I imagine this is a very common question. If I have 80 acres (in Okla.) and there’s a producing gas well on the next 80 to the West, well...what that well is pumping is quite likely to be coming from under my soil, is it not? I’m sure this issue has enriched generations of lawyers, but can someone tell me the outcome? Especially with horizontal drilling (I’m no expert, but I know what “horizontal” means), it seems even more likely that a driller can “lease” a small plot of land, then suck the goodies out from under every other plot for a long distance around the well. Again: how has this been adjudicated? Should I be fighting for my mineral rights? Do my rights go all the way down to China and if so, how does anyone know, at the surface, whose stuff is whose?
I may have chosen the wrong forum -- sorry, I'm not good at this.
I had the same questions and found a power point presentation (if I remember right) that maybe interesting to you. However, I'll have to find it again, but will put a note on my computer to look for it for you this week.
Here's what I found, even though its out of state and the laws are different, it still gives a good description.
Hope this is helps some.
Jim and Kaye,
I'm a geologist and I can help you with your question, if you're still listening. Basically there are laws based on how much oil a well can physically drain at a certain depth, and the state makes drillers stay within a certain spacing. Even though a well might actually drain a circle, these spacing units are generally squares or rectangles. The flip side of your question is that you might get paid royalties inside a spacing unti, but the oil might not be actually coming from directly under your land. Oklahoma rules may seem unnatural to divide the world into squares - but it works way better than down in Texas where they try to figure out how to divide up the oil based on the geology below (which would work fine if you could actually see what was down there).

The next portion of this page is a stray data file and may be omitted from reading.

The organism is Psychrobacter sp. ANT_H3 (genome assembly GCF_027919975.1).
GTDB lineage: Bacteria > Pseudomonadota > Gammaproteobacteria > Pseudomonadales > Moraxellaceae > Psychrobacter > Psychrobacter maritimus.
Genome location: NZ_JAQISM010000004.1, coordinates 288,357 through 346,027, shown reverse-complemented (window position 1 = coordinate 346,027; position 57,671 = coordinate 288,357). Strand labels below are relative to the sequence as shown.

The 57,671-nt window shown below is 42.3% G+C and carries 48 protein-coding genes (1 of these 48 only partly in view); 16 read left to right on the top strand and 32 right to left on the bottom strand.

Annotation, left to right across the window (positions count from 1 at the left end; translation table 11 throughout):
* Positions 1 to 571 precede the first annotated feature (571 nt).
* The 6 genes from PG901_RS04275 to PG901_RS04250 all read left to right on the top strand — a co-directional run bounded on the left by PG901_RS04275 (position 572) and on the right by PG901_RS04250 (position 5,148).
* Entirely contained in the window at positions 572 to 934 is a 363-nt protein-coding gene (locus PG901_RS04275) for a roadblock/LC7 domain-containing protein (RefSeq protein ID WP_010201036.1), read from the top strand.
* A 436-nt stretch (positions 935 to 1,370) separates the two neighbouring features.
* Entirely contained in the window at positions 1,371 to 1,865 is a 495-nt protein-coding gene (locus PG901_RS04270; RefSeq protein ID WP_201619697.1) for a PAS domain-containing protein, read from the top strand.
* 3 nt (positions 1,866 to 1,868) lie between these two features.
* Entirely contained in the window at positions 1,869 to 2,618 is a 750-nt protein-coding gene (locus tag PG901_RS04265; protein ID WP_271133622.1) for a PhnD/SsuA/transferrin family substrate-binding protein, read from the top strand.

If you're still listening and have more questions, let me know.
Definitely still listening, April, and thanks for chiming in. You have described in more detail what I was talking about, i.e. drilling over here but sucking up hydrocarbons from over there. As someone living in California with mineral rights in Oklahoma where wells are operating in the vicinity, how do you recommend that I approach the situation? Do I have to sue?
Concerning your original question, I would say you own everything to the center of the earth, but not all the way to China :-)
Depending on where your minerals are, the next 80 might have nothing to do with your lease. In oil areas it is very common for wells to be spaced on 20, 40, or 80 acre spacing. On the other hand, in a gas area the spacing units are commonly 640 acres, or the entire section. Any operator wanting a permit to drill a well in Oklahoma is required to show proof that they have made lease arrangements with all affected parties, and the laws determine who is affected. It would be highly unusual for a well to be illegally drilled and for someone to be stealing your oil. Now it is possible that not all mineral owners can be located. In that case, their royalties are sent to the state unclaimed property fund.
In the case of horizontal wells, where it would be possible to snake a well onto somebody else's lease, the state requires (I believe) that the operator submit downhole surveys to show the well path and the locations within the well bore that are producing. While there are cheaters in the world, and mistakes are sometimes made, I think you can feel fairly certain that if a company spends $3 million drilling a well, they're going to make extra sure they dont cross onto somebody else's lease. Sucking a bit of somebody else's oil isn't worth the risk of losing the well in a lawsuit.
If you want to send me a private message about the location of your minerals, I don't mind doing a quick check to see what's going on there. (go to my profile and click Send Message on the left)
Thanks. I will get my coordinates together and message you.